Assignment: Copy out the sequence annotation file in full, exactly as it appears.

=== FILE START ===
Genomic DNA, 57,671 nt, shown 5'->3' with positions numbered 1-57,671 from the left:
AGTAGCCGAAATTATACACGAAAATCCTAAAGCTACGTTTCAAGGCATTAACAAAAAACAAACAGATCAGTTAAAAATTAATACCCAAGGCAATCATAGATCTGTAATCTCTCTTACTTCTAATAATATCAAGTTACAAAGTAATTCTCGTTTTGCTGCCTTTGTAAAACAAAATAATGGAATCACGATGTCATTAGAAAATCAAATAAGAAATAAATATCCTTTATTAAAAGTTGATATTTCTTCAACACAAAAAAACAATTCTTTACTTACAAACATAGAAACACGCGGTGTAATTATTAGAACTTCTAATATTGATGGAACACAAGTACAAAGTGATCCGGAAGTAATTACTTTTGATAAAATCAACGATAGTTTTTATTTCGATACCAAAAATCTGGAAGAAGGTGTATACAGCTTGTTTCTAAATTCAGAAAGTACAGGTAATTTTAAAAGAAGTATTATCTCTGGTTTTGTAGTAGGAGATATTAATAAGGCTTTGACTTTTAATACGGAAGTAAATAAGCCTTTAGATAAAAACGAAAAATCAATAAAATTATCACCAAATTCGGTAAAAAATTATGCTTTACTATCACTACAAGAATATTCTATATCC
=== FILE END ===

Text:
Genomic DNA, 57,671 nt, shown 5'->3' with positions numbered 1-57,671 from the left:
AGTAGCCGAAATTATACACGAAAATCCTAAAGCTACGTTTCAAGGCATTAACAAAAAACAAACAGATCAGTTAAAAATTAATACCCAAGGCAATCATAGATCTGTAATCTCTCTTACTTCTAATAATATCAAGTTACAAAGTAATTCTCGTTTTGCTGCCTTTGTAAAACAAAATAATGGAATCACGATGTCATTAGAAAATCAAATAAGAAATAAATATCCTTTATTAAAAGTTGATATTTCTTCAACACAAAAAAACAATTCTTTACTTACAAACATAGAAACACGCGGTGTAATTATTAGAACTTCTAATATTGATGGAACACAAGTACAAAGTGATCCGGAAGTAATTACTTTTGATAAAATCAACGATAGTTTTTATTTCGATACCAAAAATCTGGAAGAAGGTGTATACAGCTTGTTTCTAAATTCAGAAAGTACAGGTAATTTTAAAAGAAGTATTATCTCTGGTTTTGTAGTAGGAGATATTAATAAGGCTTTGACTTTTAATACGGAAGTAAATAAGCCTTTAGATAAAAACGAAAAATCAATAAAATTATCACCAAATTCGGTAAAAAATTATGCTTTACTATCACTACAAGAATATTCTATATCC